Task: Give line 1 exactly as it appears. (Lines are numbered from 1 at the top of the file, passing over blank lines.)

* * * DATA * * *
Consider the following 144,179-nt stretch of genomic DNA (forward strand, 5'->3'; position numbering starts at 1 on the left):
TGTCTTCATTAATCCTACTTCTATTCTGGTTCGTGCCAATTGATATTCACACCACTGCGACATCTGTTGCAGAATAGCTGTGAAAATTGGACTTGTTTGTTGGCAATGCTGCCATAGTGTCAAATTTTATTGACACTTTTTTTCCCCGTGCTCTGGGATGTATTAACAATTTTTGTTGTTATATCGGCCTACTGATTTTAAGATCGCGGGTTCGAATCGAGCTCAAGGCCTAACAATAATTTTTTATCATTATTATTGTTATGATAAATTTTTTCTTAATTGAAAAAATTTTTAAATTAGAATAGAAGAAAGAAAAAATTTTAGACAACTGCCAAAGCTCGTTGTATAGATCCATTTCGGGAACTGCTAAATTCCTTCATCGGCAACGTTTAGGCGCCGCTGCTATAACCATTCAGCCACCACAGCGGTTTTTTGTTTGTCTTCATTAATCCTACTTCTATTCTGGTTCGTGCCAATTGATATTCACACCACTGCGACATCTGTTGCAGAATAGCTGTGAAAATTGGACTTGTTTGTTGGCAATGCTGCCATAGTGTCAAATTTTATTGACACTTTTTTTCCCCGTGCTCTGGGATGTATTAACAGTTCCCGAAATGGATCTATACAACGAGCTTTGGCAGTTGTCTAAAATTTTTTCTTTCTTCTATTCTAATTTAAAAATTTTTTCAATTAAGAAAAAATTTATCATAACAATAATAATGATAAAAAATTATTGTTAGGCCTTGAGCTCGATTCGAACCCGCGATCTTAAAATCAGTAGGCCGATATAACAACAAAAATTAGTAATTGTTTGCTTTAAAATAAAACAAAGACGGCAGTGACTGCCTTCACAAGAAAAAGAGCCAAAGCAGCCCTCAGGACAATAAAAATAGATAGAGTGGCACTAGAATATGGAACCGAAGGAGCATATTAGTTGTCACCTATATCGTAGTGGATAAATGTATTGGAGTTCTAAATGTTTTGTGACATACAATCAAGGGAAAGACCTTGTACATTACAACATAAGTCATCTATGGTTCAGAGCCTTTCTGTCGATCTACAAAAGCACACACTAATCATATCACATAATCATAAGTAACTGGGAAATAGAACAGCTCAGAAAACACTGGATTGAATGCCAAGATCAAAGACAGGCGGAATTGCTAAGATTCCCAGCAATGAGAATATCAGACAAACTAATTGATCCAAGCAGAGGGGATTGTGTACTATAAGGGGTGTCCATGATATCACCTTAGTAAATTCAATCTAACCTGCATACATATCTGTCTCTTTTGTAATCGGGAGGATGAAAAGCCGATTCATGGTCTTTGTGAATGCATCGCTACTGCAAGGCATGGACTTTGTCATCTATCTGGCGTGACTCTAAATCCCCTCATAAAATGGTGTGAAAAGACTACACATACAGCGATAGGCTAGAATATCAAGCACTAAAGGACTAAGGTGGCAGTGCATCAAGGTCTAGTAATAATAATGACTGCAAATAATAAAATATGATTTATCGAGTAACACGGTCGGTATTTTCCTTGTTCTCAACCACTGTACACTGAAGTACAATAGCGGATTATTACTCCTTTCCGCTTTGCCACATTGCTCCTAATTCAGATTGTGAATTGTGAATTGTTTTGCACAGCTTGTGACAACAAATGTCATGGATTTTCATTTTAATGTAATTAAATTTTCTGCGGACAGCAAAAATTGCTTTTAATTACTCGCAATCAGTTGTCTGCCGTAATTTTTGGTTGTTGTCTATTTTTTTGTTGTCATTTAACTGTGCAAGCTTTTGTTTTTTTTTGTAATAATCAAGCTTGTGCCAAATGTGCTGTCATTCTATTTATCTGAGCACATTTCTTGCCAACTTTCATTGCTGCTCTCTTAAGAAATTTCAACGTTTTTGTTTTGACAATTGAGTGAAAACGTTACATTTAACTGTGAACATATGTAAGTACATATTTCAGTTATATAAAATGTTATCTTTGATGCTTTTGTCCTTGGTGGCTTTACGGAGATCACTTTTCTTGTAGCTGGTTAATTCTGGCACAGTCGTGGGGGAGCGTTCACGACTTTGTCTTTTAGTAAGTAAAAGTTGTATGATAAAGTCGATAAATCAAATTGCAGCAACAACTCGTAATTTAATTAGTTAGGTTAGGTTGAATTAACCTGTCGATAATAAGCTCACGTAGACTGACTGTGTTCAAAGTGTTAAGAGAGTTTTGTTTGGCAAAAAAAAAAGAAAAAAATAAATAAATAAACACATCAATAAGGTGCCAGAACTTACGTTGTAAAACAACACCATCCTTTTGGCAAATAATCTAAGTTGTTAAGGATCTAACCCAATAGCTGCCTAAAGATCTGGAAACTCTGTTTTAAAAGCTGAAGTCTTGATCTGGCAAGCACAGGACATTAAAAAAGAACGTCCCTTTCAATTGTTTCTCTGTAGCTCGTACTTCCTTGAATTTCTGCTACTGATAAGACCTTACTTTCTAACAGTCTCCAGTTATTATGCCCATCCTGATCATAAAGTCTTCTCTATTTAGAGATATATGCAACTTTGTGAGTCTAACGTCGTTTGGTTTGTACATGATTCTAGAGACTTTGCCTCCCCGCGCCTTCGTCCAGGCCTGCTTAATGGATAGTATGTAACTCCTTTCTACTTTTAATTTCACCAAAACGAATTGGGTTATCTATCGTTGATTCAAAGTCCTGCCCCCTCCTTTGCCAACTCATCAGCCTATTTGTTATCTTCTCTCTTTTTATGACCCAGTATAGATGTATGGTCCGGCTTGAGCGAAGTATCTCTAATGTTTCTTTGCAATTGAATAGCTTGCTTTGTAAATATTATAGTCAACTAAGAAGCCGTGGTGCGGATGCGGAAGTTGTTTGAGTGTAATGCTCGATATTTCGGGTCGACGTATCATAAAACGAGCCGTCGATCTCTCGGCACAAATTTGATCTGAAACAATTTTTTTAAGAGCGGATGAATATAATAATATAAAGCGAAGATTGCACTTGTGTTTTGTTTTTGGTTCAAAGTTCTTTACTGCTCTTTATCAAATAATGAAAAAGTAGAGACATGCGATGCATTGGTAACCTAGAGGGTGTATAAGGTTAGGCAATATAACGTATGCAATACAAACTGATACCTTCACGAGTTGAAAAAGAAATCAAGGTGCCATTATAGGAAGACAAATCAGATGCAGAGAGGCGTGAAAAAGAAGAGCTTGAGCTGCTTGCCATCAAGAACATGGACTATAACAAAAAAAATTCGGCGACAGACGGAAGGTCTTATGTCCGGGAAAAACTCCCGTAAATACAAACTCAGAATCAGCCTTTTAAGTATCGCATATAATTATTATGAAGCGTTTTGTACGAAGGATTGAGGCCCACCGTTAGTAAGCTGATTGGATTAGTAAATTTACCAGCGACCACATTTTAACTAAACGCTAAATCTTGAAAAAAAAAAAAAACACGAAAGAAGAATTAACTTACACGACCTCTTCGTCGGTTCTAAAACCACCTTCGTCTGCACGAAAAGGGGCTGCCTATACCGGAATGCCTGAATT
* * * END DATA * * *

Consider the following 144,179-nt stretch of genomic DNA (forward strand, 5'->3'; position numbering starts at 1 on the left):